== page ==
Kingdom, an indie strategy and resource game, will randomize the royalty you play as (I was very surprised to see my boyfriend playing the game and running around as a brown woman rather than the white guy the trailer showed). Lastly, Rust had an interesting approach, being an independently created survival game that didn’t allow customization. Rather, players were given a gender and race randomized model tied to their Steam ID. While this particular example isn’t right or wrong, it was an interesting (if somewhat flawed) attempt at garnering player empathy through media. When a lot of the ‘funny’ and ‘ugly’ character customization images crop up on blogs and video game sites with repeated emphasis on large lips, sloped foreheads, and garish makeup, we need to think particularly hard on what the default means and, subsequently, what the opposite implies.

Not all games can (or should) have character customization. It doesn’t work if you’re trying to tell the story of a particular character. Sometimes it’s an indie game with a shoestring budget. I get that. What I’m looking for is that when it is there, it’s actually customization, not Let’s Fiddle Mildly With The Default Human Being: Heterosexual Cisgender Able-Bodied Thin Light-Skinned Men, That’s You!

When marginalized groups turn to games more than ever to combat day-to-day frustrations and mental illness, developers only stand to shoot themselves in the foot by pretending they don’t recognize the world outside their window. When women have been found to outnumber men in video game purchases and similar industries, such as film, have routinely underestimated the spending power people of color have compared to white audiences, it’s as far as it can be from an oops! situation at this point. If they want to lose money to protect their bias, let them.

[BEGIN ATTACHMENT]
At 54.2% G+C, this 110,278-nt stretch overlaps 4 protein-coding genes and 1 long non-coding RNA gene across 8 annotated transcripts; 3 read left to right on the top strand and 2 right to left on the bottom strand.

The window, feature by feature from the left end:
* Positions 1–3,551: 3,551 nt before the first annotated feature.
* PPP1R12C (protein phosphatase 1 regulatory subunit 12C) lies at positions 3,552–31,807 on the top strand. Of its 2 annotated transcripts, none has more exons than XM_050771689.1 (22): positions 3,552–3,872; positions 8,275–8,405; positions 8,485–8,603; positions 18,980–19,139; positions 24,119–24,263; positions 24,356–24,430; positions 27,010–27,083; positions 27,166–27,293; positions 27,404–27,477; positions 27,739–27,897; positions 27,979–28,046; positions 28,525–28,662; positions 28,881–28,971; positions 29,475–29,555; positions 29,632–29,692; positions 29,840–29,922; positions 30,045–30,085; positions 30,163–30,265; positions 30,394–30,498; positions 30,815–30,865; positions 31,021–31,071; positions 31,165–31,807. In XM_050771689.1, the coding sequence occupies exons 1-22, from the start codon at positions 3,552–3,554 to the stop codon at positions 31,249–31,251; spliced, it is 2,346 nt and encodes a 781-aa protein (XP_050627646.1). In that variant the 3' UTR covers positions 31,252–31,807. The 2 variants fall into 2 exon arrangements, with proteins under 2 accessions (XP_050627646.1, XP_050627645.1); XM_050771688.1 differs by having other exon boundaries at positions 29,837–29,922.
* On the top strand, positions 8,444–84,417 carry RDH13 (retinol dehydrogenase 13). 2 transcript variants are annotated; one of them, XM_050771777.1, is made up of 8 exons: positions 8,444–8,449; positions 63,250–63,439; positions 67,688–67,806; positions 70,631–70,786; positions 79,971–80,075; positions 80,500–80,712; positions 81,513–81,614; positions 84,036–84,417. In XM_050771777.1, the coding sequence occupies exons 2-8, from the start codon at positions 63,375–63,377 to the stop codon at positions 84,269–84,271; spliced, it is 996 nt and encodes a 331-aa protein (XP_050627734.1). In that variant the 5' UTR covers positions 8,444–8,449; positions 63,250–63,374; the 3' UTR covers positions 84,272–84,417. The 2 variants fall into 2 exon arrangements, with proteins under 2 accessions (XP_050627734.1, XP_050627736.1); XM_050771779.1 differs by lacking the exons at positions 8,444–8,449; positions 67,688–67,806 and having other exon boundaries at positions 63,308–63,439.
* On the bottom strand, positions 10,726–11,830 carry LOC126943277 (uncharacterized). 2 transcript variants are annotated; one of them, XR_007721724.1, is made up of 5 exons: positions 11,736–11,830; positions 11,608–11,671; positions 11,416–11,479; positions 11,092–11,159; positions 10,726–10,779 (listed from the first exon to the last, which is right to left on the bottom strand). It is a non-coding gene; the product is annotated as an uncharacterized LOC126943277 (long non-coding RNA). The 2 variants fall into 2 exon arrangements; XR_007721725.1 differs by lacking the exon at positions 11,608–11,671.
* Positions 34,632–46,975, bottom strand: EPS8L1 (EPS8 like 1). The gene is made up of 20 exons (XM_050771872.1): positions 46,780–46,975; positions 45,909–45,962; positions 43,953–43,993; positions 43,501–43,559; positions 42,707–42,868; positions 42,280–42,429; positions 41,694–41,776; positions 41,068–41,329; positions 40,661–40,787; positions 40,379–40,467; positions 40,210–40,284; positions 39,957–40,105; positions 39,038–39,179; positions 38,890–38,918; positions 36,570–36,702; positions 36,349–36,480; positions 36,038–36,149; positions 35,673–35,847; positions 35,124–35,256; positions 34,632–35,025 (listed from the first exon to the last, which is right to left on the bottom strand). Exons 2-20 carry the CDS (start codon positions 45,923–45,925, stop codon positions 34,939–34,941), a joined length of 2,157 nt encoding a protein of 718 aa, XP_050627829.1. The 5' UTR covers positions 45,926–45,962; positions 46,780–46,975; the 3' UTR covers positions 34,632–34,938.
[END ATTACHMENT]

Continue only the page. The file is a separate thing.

Meanwhile, many didn't realize there was a boy option in Splatoon at all. Ha!
Meanwhile, many didn’t realize there was a boy option in Splatoon at all. Ha!

Nobody should settle for less. Even now, I become more and more impatient with game narratives that pretend I’m nothing more than a sexual hors d’oeuvre or a temporary cheerleader (you made it so hard to like youThe Last of Us) and I’ll be damned if I begrudge someone dealing with a different pain the same perspective. We have a right to see ourselves in this mirror. To quote writer and professor Junot Díaz:

“If you want to make a human being into a monster, deny them, at the cultural level, any reflection of themselves. Growing up, I felt like a monster in some ways. I didn’t see myself reflected at all. I was like, ‘Yo, is something wrong with me? That the whole of society seems to think that people like me don’t exist?'”

I love running around as a brown girl in Splatoon, sloshing paint over my opponents with a snazzy pair of cherry kicks and matching beret. I still smile whenever I see my self-insert skating through semi-futuristic towns in Pokemon X and Y. The whole of Mass Effect felt all the more poignant when I could create a hero that looked like me. Nobody exists as a complimentary option—a fun flavor—to a standard model. There is no standard human being. If we’re to progress, however, we need to acknowledge that this is how the game is set up. We need to acknowledge that even our representation, as breathtakingly wonderful as an oasis in the middle of a chokingly dry desert, will still be used to deny and hurt others somehow.

Humans made and subsequently reinforce these myths of deviancy and normalcy. We can break them. I want to exist as I am rather than as a barely preferred option at the behest of others. But it’ll take much more work than just wanting.

Everyone deserves to feel the same emotions I felt that day.


5 thoughts on “When Representation Lifts, When Representation Hurts

Add yours

  1. The problem with fantasy is that it’s someone’s impression of how things SHOULD be. Take Tolkien. “Oh we should be able to identify the GOOD (elves) and the BAD (orcs)”. Fantasy worlds are often wishful, black and white worlds. Some feel “Oh all the GOOD characters should be of the same skin colour and roughly same body size and same accent”. Fantasy shows people’s human failings. Their prejudices and inability to accept certain realities. As a matter of fact, I include religious stories. Idealized, fantasies where a line is drawn between those worthy of life and those not.